In the beginning of 2017, South Korean citizens from all walks of life mobilised to take part in weekly candlelight protests against the sitting president Park Geun-hye. They called for her impeachment, with protests continuing on for months. At its peak, millions of South Koreans protested peacefully in the streets across multiple cities, all in the bitter cold of winter. This was their resolve. The sheer mass of the protest saw its eventual success with politicians and lawmakers daring not to doubt the will of the people. In the history of South Korea, these protests were not out of the ordinary — the country has mass protest written in its DNA.
Now cast back 30 years prior in mid-1987. The South Korean people are disillusioned with the way their country is being run and change is on the verge of arriving. 1987: When the Day Comes is the retelling of another very famous protest movement, this time against the sitting president and dictator Chun Doo-hwan. Set a year before the Seoul Olympic Games with the country on the cusp of promised democratic elections, it’s tense times as dictatorships don’t stand aside easily. The clashes are violent as the people become more passionate and the authorities more reckless.
The Anti-Communism Investigation Bureau (ACIB) runs rampant, operating with a brutality that would make the SS blush. Students, suspected dissidents and anyone voicing opposition to the government are snatched off the streets and sent straight to their interrogation rooms/torture chambers. They have a presidential greenlight and immunity from the law but it all goes belly-up one weekend in June 1987.
An on-call prosecutor won’t release the body of a prisoner for cremation until an autopsy is performed on the Monday. Whatever his motivations, and they appear to be anything but altruistic, this defiance sets in motion a chain of events. Slowly, it emerges that a young student was tortured to death. They went too far and for what? The cover up is revealed, the press break ranks with the story making front page news. The people are outraged and they hit the streets, thus the house of cards begins to collapse.
Park Jong-chul, the tortured student, is a household name in South Korea and 1987 tells us how and why. It’s the latest in a string of films, based on fact, that re-visit South Korea’s recent history and recount the struggle for democracy — A Taxi Driver (2017) and The Attorney (2014) being two excellent examples of similar pivotal political events.
1987 is a star-studded ensemble showcase where the Korean A-list and other great supporting actors are lined up for the film. This reflects the deep resonance of the story within the Korean psyche and must have been dream for Director Jang.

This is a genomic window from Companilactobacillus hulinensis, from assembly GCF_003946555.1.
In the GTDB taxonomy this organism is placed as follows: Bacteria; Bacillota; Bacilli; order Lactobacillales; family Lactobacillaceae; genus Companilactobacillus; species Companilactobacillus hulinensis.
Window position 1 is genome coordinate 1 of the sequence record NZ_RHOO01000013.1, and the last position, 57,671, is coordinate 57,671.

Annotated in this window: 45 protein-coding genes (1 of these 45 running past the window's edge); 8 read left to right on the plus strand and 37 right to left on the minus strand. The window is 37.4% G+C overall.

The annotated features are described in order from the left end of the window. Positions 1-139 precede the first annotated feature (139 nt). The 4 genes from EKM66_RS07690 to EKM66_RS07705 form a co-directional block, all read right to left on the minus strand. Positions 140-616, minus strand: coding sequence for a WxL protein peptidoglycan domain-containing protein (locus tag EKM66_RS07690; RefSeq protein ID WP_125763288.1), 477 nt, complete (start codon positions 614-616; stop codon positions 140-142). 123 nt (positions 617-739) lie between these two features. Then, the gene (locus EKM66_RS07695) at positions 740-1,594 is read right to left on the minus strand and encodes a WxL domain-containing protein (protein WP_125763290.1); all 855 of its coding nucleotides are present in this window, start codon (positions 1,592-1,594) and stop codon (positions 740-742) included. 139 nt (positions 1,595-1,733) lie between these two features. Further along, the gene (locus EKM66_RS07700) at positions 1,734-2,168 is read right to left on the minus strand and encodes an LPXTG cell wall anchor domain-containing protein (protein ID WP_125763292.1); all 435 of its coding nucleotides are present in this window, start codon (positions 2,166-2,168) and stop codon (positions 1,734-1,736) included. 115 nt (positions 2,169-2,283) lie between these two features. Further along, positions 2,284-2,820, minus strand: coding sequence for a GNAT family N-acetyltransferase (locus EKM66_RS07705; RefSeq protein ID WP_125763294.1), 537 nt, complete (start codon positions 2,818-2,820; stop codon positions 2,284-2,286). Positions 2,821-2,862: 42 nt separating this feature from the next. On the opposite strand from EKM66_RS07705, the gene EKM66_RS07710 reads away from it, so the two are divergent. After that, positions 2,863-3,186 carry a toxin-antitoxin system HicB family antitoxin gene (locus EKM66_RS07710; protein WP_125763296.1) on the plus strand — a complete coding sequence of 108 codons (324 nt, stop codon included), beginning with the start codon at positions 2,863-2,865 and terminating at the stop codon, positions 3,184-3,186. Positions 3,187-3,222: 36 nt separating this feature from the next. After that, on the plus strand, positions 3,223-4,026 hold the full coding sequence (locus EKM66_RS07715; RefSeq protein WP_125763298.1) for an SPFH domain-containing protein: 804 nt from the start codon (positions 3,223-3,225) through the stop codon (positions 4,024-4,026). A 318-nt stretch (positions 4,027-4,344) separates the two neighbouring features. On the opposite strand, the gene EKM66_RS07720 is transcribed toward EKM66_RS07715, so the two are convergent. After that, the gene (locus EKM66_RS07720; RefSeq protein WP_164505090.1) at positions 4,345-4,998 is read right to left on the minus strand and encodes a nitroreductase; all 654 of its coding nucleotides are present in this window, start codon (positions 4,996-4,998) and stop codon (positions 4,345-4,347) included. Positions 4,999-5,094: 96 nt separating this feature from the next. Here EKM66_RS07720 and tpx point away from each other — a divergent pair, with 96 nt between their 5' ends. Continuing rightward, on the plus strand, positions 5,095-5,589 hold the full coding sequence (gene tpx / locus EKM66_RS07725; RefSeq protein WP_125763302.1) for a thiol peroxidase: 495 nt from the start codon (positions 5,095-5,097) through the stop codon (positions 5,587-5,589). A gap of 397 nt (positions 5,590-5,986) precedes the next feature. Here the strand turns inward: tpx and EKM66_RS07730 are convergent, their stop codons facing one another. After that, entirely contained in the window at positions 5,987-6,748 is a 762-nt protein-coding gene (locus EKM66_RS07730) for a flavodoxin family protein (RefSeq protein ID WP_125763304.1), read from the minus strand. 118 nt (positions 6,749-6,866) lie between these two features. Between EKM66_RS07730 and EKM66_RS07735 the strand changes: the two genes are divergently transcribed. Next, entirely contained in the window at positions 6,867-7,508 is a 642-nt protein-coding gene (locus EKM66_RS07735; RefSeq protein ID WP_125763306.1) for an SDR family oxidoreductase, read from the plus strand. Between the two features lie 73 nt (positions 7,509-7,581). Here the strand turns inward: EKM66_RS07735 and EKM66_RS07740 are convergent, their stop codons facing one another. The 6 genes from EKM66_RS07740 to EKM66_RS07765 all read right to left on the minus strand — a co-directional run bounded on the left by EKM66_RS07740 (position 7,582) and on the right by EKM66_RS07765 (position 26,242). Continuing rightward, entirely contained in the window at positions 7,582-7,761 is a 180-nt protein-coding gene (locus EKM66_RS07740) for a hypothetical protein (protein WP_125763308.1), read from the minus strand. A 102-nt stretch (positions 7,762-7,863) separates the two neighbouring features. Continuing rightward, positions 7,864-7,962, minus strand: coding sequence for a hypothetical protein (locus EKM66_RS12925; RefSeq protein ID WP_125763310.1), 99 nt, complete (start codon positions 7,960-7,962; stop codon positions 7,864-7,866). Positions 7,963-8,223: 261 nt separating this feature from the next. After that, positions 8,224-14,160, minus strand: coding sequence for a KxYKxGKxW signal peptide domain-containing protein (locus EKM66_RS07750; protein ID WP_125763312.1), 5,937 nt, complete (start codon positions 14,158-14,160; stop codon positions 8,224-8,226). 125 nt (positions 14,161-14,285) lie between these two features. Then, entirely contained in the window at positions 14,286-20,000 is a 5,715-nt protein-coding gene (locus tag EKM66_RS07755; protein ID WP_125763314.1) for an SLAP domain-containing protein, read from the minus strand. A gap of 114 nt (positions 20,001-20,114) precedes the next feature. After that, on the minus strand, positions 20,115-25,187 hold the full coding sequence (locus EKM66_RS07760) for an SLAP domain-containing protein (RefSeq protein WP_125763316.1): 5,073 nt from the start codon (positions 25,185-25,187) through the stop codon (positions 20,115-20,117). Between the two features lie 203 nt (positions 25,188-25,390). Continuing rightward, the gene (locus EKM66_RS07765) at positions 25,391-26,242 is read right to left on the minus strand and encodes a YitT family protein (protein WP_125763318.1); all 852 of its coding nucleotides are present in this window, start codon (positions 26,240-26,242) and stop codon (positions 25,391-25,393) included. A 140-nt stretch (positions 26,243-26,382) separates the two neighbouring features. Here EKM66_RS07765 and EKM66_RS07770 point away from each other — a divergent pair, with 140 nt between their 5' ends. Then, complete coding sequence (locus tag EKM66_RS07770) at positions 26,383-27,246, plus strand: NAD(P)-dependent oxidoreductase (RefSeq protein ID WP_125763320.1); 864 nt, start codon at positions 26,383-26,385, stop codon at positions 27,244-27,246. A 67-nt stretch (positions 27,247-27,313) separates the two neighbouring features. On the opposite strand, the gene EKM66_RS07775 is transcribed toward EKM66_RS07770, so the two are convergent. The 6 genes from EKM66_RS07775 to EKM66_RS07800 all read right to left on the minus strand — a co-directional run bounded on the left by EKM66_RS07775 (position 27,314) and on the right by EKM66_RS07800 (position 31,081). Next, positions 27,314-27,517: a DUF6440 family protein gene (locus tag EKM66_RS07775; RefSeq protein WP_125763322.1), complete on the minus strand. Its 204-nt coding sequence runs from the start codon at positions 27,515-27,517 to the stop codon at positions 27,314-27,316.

Moon Sung-kun, a veteran actor for Hong Sang-soo and others, grew up in a hot bed of politics, religion and resistance as the son of Rev. Moon Ik Hwan. His father was the famous and a very vocal leader of the pro-democracy movement of 1987 and beyond. Another very experienced actor with a first hand connection is Woo Hyeon who famously held the South Korean flag while leading the funeral march for murdered student, Lee Han-yeol. In the film, both Moon and Woo jump the fence, playing key villains on the government’s side.
Kim Tae-ri, last seen stunning audiences in Park Chan-wook’s The Handmaiden (2016), plays a naïve student who gets swept into the protests almost by accident. She meets and befriends the student Lee Han-Yeol (Gang Dong-won) in the weeks leading up to his death. Her uncle, played by Yu Hai-jin from A Taxi Driver, is a corrections officer who smuggles messages to and from political prisoners to the resistance outside. The information he delivers becomes pivotal in the government’s demise.
Other major names round out the ensemble cast, including Ha Jung-woo (Tunnel), Kim Yoon-seok (Haemoo) and Lee Hee-hun. Each have their own parts to play in the film’s cinematic retelling of South Korea’s tumultuous journey towards democracy.
The amazing take home from this film is seeing how fragile the birth of a movement is, especially in the face of brutal resistance. Just through one person’s action, no matter what their motivation, a whole chain of events cascades out of control, again set off by individual acts and decisions. What if they had changed their mind? Would South Korea still be in the grips of a dictatorship that rivals Kim Jong-un’s? In a movement, everyone is a hero or they at least have that potential. Everyday people can become giant killers through simple acts of conscious in the face of dreadful outcomes. 1987 isn’t sentimental and doesn’t overplay events. There are some storylines that have been fictionalised but most of the film is brutally straightforward and based in historical fact.
Brace yourself for the end of the film after the story has finished, where stock footage shares the screen with the credit roll. There is nothing new about this device to stamp authenticity onto a film but the truth that it is stamping is a further wrenching of the emotions. In my viewing, stunned silence and weeping summed up the audience when the lights came up.
It was too much to leave during the credits, too disrespectful. 1987: When the Day Comes is not a pretty film but the brutal events that went down that year are etched in history. And for a new generation of Koreans born since, it will contextualise last year’s candle-light protests. For those who remember, perhaps it is satisfying to see how far they have come. As an outsider looking in however, this is yet another fascinating insight to the fiery birth of democracy in South Korea and a timely reminder of how young it is.